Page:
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What would be the best place to save jar files of libraries I want to use in a project, that are not in any repositories, and how should I set permissions?

Should I put them in /usr/share/java, or is it better to store them somewhere in my home folder?

What would be the most usefull access rights? Does it make sense to follow the convention in /usr/share/java of making a symlink with the package name to the specific version of the jar, and follow the permissions as used there?

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up vote 3 down vote accepted

If all the users in your system don't need access the files, you can put them in your home folder or even better in bin folder (create one if not already done) under your home folder. That way you have a personal bin directory which can be accessed from terminal without specifying the file extension or the program to open the file.

For example,

my-app

would make the terminal to run my-app.any_possible_extension with proper program (Sun's Java or Openjdk in this case). If you create the bin folder, you need to log out and log back in order for the system to recognise the new bin folder. Also, files in the personal bin folder must have been set as executable, otherwise terminal will ignore the file.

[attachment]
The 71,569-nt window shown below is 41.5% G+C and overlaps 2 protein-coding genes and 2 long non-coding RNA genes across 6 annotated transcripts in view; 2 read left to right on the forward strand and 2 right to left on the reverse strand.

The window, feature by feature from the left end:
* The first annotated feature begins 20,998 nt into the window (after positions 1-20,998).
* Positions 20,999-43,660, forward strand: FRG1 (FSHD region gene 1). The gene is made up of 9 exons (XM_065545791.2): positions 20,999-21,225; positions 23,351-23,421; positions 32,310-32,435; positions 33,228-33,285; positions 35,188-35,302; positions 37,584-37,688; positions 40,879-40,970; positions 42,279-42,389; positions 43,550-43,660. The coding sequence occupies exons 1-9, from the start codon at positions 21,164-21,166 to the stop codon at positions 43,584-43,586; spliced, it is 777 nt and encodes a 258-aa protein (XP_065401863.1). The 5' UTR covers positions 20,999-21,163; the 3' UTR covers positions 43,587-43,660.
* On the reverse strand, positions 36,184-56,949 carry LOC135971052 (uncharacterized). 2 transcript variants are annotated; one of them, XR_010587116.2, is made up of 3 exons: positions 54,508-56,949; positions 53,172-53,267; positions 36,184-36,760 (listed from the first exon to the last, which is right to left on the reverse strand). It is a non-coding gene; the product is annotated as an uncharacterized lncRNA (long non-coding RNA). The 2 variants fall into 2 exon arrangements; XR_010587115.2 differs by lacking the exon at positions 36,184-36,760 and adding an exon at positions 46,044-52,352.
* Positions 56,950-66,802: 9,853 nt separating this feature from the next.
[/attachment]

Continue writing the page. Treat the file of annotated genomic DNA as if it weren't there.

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Just to add that the file my_app.extension needs probably to tell terminal what program to use, for example sh files have the #bin/bash line. I don't have experience in java programming, so I can't tell if java files needs such instructions for terminal. –  papukaija Feb 16 '11 at 1:14
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definately better to keep 'local' changes out of a distribution area. When you need to upgrade later, you changes won't be removed or the upgrade won't fail because of an errant file. You just need to change the CLASSPATH environment variable to include the jar files in your home directory.

Since you are specifying your home directory, I assume that this is a personal project, not one to be published somewhere. If it a project to be published, then there should be a directory, likely named 'lib', under the project's distribution; for example, /usr/local/xyzzy/lib/*.jar (for the project 'xyzzy').

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